Not always. It depends on the franchise. Some will require you to conform to fairly rigid operating rules. Others will give you a lot of latitude to operate the franchise as you see fit. The Uniform Franchise Offering Circular and the franchise agreement that you will sign will outline how closely you will have to follow their direction.

Look in business magazines and other business publications. Check the library and Internet under “franchises.” Visit your local bookstore chain and ask about books and magazines on franchising. Watch for franchise trade shows and fairs.

Start by writing down what you want from a franchise and what capabilities you have in terms of money and skills. Make special note of the kinds of business activities you think you would enjoy doing.Then look for franchise offerings that match your objectives. When you find one, get all the information you can about that franchise and that type of business. Study it. If it continues to fit your objectives, research it further. If not, discard it and go find another.

Put your final list of a few possible franchises to the severe test of in-depth scrutiny by you, your CPA, a lawyer, possibly your banker, and any other business advisor whose judgment you trust.

Take your time and be thorough. Don’t get carried away with enthusiasm. Don’t be pressured by sales literature or a sales person. Build a good level of confidence before signing anything or paying any money.

Sometimes yes and sometimes no. The degree and extent to which you will get training from the franchising company will be detailed in the Uniform Franchise Offering Circular and the franchise agreement. Read them carefully to find the answer to this question.Most franchises will offer some training. Often it is minimal and confined to procedural matters such as how to keep records and how to report and pay fees. If it is a franchise where your operations will be highly controlled by the franchiser, your training may be more extensive. If, on the other hand, it is a franchise where you can do pretty much as you please, your training may be just a couple of days.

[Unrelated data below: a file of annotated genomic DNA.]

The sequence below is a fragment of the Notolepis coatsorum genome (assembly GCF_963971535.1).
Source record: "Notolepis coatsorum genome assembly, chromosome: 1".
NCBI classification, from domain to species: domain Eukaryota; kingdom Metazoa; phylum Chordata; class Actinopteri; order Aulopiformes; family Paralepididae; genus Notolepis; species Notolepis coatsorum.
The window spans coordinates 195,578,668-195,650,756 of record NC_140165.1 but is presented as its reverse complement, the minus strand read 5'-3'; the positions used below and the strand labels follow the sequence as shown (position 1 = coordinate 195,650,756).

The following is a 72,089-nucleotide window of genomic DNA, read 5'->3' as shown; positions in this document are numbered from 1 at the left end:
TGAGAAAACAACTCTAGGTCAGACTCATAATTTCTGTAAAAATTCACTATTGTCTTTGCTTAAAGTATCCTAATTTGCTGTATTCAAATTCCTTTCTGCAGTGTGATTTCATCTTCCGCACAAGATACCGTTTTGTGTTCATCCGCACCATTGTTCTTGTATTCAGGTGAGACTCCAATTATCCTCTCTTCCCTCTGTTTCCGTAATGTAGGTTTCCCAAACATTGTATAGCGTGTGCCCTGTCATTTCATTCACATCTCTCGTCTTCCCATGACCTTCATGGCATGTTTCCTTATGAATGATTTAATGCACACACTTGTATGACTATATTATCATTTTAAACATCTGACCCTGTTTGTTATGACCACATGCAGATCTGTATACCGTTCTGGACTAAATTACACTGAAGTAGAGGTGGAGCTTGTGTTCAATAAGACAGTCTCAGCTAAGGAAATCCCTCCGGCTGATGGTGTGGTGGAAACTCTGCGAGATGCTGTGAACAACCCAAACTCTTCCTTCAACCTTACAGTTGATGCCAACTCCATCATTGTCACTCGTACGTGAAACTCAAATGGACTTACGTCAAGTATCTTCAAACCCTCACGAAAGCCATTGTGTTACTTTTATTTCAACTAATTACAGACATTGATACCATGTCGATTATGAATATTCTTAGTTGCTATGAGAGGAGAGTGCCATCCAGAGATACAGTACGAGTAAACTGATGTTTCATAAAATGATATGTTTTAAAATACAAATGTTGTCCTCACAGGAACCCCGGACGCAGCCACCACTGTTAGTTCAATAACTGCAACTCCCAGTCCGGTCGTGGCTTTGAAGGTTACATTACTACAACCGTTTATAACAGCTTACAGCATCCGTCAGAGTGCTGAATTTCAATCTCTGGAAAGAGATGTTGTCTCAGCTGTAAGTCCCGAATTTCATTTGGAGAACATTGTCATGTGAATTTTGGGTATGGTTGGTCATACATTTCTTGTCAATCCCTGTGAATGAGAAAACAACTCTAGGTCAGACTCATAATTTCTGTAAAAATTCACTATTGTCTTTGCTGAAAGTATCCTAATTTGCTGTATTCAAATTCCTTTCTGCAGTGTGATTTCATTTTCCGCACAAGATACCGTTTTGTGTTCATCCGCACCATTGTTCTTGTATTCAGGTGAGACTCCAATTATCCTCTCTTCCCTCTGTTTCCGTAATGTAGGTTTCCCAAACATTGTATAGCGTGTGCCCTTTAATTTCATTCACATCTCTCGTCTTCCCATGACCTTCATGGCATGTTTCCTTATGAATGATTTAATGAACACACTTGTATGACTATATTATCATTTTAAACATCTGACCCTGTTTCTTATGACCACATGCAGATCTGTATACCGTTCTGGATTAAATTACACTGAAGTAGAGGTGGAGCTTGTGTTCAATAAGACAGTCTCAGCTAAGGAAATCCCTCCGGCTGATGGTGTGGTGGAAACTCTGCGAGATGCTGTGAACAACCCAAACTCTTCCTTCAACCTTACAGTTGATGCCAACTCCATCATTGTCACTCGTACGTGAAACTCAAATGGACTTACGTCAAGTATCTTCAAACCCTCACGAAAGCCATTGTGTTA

Often, this training is not in such things as business management, marketing, finance, accounting, or other basic business matters vital to the successful operations of a business.

The answer to this is one of those “it depends” answers. It is a question that is often asked by those interested in getting into a business for the first time. The problem with giving an answer is that it truly does depend on you.It depends on how much you know about business in general and how much about a particular business that interests you. It depends on how much you are willing to pay someone for an established business method or established market position. It depends on how willing you are to enter into a long-term contract with many, detailed provisions. It depends on how well you could start this business without the help of a franchise. It depends on what you want out of this business. It depends on what you plan to do with the business down the road. And the “it depends” list goes on. I suppose the real answer to this question is that there is no generalized answer that fits everyone.